Effective migration in Western Eurasia reveals fine-scale migration surface features

Interesting poster from SMBE 2017, Maps of effective migration as a summary of global human genetic diversity, by Benjamin Peter, Desislava Petkova, Matthew Stephens & John Novembre, of the JNPopGen group of the University of Chicago.

You can read the full poster in the original PDF, or in compressed image. The following are important excerpts:

Aim: To answer the following questions:

  • Which regions have high/low effective migration?
  • How well is human genetic diversity explained by this pure isolation-by-distance model?
  • How does the explanatory performance of EEMS compare to PCA?

Method: It uses the method proposed by Petkova et al. (2016) to fit a map of time-averaged (effective) migration rates to geographically referenced samples, and merges data from 24 different studies (8740 individuals from 469 populations) to assess human genetic diversity on global and continental scale.

  1. Basic workflow:
    • Merge data, remove duplicated & related individuals.
    • Remove Hunter-Gatherer and recently admixed populations. Their locations are still indicated with (H) and (X), respectively
  2. EEMS analysis
    • Calculate genetic distance matrix between all individuals.
    • Fit migration map to data using EEMS MCMC algorithm
  3. Comparison to PCA: Standard PCA using flashpca (Abraham & Inouye 2014) was used, they compare correlation of genetic distance induced from first ten PCs with the fitted EEMS distance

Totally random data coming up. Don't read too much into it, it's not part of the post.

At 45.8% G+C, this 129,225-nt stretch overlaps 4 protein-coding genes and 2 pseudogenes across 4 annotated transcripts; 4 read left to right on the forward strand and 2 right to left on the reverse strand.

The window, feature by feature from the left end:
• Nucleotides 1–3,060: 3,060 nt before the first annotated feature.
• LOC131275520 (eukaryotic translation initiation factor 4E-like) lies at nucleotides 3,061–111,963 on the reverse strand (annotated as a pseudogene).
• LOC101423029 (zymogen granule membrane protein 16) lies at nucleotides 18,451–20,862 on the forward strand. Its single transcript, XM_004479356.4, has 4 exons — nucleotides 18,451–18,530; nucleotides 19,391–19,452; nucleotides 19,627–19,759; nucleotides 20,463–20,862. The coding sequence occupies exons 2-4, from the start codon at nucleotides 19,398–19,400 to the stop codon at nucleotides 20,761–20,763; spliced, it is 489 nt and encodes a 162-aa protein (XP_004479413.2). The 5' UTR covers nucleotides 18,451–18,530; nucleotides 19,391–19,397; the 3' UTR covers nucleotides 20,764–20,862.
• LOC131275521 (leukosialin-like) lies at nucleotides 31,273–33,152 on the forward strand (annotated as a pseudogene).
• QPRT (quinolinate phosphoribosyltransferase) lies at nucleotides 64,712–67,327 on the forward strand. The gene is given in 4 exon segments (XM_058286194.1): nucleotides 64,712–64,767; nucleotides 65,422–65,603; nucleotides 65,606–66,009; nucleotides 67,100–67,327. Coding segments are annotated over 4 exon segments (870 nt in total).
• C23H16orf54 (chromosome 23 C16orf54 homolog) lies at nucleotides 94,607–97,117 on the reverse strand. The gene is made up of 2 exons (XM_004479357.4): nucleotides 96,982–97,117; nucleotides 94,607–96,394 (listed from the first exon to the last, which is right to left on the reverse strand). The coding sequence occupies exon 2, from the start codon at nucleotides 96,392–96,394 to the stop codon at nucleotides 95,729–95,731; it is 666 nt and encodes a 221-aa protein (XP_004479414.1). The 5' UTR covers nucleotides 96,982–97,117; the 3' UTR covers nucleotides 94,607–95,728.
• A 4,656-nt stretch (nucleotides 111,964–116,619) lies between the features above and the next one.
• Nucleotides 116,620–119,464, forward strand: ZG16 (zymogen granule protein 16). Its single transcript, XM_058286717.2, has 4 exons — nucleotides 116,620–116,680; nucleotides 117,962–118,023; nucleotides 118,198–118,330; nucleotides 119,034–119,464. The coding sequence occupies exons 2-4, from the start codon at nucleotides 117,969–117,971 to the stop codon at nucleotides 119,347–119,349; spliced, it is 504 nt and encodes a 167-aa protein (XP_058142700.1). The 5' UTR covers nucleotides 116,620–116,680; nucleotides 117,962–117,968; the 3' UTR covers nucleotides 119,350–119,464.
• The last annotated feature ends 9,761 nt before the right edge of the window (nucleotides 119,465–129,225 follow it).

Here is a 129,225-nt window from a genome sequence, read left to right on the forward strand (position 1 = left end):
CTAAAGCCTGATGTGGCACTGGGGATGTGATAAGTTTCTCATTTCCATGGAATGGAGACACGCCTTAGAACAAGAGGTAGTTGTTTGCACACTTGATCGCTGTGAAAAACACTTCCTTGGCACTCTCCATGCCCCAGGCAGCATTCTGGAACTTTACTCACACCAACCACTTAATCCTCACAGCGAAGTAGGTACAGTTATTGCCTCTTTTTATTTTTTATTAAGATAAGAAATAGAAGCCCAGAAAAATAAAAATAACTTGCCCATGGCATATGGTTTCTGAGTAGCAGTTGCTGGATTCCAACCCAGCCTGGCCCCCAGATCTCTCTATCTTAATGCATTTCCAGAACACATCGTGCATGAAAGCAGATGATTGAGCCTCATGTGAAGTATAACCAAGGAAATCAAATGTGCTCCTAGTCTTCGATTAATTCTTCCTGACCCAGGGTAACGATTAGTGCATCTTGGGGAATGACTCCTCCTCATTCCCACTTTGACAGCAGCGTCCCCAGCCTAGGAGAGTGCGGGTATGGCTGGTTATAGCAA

Interpretation: A continuous habitat is approximated by a discrete grid (light gray). A Bayesian model is used to infer the most likely migration rates, which are given on a log scale compared to the Average (BLUE= 100x higher, BROWN=100x lower

map-effective-migrations-europe
Map of effective migrations in Europe

Results (see maps):

  1. Global diversity patterns correlate with topographical features
  2. In Western Eurasia, EEMS reveals fine-scale migration surface features

Discussion: EEMS Maps are intuitive and direct way to visualize geographically referenced genetic data.

Dense sampling (WEstern Eurasian panel) in particular yields high resolution and accuracy, but the method works well at a global scale (FST=0.06) and just in Western Eurasia (FST=0.01).

EEMS-maps are able to reasonably well predict genetic differences, but hunter-gatherer populations and admixed populations were a priori excluded.

Discovered via Eurogenes. Full image via Reddit.

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